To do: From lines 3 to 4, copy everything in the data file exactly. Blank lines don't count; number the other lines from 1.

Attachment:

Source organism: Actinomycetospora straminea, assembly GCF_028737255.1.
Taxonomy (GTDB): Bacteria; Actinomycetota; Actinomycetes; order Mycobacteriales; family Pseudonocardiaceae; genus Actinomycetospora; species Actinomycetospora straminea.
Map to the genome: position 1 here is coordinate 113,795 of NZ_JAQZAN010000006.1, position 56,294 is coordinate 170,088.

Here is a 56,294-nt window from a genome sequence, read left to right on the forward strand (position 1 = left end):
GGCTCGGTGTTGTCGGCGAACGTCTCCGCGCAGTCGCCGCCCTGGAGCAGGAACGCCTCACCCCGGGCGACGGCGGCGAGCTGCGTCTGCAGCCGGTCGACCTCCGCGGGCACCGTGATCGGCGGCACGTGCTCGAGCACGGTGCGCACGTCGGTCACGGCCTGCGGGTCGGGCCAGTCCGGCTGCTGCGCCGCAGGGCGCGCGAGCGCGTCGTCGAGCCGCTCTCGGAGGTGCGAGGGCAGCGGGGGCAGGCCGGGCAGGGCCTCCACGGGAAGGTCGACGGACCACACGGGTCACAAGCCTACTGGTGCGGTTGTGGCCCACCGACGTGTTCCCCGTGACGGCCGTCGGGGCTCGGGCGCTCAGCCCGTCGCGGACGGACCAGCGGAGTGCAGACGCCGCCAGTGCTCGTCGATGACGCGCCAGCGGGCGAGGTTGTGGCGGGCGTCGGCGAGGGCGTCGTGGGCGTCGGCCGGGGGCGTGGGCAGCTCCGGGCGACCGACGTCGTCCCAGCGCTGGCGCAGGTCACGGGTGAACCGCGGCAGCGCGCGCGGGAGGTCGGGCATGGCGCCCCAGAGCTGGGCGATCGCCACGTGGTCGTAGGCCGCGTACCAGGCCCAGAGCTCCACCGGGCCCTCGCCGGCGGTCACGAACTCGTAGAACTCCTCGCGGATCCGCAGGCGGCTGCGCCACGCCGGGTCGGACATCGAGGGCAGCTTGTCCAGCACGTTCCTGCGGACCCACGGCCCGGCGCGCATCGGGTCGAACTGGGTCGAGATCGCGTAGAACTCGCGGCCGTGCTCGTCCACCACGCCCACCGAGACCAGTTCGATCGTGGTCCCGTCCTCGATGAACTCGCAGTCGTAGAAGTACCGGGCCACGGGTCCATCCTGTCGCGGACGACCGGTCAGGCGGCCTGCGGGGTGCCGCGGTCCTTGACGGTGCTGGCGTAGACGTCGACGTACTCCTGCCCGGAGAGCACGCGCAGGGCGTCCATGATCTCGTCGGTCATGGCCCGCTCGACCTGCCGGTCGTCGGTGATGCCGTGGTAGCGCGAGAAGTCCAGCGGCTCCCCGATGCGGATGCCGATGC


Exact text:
Map to the genome: position 1 here is coordinate 113,795 of NZ_JAQZAN010000006.1, position 56,294 is coordinate 170,088.

Here is a 56,294-nt window from a genome sequence, read left to right on the forward strand (position 1 = left end):